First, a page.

Second, they’re well aware of travel costs. If you’re a really far-away student, over the summer you can ask to be assigned to the very last Orientation with the Honors and International students that takes place right before the rest of the school moves-in, so you don’t have to make two trips. You might not know this, but you can also request extended stay (though not infinite) in the dorms over summer break, or stay here over winter break should you please as well.


Third, being from a distance makes Chicago all the more fun to explore! Going into this year, I knew very few things about this fair city. Navy Pier, yeah, and Chinatown, the Mag Mile, and like, there are some cool towers and cool zoos. Not that I didn’t absolutely adore it regardless, but now I feel really accomplished when I can picture where the neighborhoods are on the Red Line or estimate how far away something is, or even be walking downtown and actually know where to go instead of just consulting the skies.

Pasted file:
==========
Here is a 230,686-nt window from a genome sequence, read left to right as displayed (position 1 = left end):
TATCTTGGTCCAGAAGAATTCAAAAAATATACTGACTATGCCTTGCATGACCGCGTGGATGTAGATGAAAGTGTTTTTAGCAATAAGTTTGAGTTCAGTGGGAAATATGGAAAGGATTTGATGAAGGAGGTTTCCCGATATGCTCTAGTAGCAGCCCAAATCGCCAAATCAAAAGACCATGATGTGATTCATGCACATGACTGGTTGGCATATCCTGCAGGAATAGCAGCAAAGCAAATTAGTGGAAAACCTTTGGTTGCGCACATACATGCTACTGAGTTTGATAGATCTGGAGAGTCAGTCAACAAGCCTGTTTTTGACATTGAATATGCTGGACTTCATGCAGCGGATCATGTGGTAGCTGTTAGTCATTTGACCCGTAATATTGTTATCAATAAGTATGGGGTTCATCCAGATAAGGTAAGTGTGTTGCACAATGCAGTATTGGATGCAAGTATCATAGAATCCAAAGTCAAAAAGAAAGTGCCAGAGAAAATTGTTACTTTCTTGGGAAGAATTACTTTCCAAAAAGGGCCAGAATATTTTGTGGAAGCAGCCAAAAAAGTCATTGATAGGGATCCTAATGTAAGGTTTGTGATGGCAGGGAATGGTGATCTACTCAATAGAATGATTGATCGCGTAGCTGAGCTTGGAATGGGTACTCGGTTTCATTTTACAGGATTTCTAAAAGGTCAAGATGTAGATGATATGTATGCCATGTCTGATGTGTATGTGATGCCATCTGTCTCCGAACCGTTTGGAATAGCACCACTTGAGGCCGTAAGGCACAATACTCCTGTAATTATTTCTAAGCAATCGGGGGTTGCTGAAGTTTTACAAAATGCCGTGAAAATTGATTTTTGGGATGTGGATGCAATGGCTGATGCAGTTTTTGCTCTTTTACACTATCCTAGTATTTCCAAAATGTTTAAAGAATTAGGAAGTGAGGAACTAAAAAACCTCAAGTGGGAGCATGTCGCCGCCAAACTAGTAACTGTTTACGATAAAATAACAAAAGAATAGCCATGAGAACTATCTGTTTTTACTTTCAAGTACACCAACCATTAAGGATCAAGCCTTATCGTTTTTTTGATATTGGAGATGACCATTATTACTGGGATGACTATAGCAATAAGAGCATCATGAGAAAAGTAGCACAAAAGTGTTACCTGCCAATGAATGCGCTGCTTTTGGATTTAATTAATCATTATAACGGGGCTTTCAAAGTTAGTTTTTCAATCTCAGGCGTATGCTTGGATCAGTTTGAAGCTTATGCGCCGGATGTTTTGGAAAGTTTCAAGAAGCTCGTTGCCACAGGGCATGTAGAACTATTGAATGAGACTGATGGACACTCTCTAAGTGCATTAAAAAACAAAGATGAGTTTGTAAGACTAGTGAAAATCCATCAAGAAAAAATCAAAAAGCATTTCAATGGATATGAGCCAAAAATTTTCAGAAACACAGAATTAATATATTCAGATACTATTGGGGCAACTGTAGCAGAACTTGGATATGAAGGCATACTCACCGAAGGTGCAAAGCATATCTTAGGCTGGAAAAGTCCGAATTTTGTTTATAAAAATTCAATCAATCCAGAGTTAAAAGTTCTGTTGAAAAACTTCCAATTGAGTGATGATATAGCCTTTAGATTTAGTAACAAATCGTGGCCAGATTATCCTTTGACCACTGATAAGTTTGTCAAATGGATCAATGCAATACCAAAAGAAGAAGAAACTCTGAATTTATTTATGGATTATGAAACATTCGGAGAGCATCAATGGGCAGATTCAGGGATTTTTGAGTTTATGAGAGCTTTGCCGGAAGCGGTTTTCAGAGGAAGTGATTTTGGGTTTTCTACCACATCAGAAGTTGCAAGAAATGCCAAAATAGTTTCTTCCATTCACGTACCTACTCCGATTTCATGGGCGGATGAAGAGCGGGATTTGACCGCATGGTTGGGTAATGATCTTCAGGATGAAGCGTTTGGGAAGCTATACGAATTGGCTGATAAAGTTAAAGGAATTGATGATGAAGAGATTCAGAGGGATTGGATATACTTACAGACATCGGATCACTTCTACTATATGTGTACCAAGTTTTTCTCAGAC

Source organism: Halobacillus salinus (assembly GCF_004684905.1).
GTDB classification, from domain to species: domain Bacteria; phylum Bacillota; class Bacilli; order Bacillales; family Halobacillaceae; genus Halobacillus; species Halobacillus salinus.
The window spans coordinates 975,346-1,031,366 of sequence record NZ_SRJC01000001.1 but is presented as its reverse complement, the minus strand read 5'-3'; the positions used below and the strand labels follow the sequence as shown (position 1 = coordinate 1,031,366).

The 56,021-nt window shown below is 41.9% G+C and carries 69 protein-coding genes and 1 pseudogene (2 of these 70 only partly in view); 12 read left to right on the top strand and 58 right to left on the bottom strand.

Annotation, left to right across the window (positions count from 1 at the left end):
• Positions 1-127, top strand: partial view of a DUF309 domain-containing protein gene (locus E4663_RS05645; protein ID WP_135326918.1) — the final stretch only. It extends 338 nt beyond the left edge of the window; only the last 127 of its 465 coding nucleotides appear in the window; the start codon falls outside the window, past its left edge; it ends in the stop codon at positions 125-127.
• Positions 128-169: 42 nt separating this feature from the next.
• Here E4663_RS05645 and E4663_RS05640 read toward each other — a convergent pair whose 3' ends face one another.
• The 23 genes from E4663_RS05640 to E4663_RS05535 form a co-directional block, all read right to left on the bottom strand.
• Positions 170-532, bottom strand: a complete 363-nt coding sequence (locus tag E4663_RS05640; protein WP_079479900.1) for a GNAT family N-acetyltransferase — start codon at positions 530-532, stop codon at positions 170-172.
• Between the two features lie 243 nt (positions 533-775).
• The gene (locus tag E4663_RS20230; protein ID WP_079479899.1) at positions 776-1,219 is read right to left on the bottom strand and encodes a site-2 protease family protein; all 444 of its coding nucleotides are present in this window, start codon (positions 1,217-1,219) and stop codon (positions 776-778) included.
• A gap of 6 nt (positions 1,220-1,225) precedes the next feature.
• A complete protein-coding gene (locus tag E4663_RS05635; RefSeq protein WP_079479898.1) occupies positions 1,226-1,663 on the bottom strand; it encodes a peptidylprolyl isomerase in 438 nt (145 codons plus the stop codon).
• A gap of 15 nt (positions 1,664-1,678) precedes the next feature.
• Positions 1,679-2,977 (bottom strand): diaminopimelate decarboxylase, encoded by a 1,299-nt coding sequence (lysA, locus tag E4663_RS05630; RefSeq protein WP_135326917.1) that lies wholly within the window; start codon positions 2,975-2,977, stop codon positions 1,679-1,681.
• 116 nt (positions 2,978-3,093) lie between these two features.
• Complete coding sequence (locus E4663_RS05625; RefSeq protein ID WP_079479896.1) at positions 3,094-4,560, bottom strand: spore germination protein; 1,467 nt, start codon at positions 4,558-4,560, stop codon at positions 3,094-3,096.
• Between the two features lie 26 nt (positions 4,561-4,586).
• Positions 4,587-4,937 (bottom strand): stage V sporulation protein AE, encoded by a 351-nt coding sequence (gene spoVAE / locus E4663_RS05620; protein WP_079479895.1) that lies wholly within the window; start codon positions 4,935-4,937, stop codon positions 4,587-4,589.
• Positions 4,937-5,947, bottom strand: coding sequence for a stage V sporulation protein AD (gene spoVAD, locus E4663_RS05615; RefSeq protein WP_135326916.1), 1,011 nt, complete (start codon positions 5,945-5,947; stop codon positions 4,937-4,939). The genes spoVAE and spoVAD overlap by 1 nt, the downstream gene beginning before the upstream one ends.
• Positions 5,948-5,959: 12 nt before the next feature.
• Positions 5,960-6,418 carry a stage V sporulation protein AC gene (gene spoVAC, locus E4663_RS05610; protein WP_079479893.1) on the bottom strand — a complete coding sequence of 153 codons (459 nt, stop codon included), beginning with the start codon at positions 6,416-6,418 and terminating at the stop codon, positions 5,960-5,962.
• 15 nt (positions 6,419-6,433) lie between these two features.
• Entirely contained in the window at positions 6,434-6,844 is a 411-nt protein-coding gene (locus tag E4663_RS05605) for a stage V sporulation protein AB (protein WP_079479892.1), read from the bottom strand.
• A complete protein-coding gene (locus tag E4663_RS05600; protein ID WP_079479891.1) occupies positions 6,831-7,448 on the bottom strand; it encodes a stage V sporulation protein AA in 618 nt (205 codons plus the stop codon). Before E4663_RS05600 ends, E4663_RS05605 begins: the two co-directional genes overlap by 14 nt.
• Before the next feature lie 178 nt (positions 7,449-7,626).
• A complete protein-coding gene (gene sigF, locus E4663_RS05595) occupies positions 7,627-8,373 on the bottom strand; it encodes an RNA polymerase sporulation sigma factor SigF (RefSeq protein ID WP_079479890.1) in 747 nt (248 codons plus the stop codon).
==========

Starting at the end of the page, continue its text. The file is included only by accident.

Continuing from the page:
Of course I’ll advise taking everything into account when you’re picking a college, but this is just to say that distance, at Loyola, is not the biggest or most important factor. The deadline to decide is May 1, so think carefully!

What Does “Commuting” Actually Mean?

What Does “Commuting” Actually Mean?

Commuter Proud Keychain - UPDATED

The first words that pop in my mind when hearing the word “commuting” are: independence, public, tiring, and home sweet home.

For the commuting students, things can get a little more exhausting compared to the life of a student who dorms.

Distance: Depending on where you live, you may have get up early and organize your time wisely so that you get on campus on time for your classes. For me, it takes an average of about 45 minutes on the train (with rush hour times, up to 1 hour).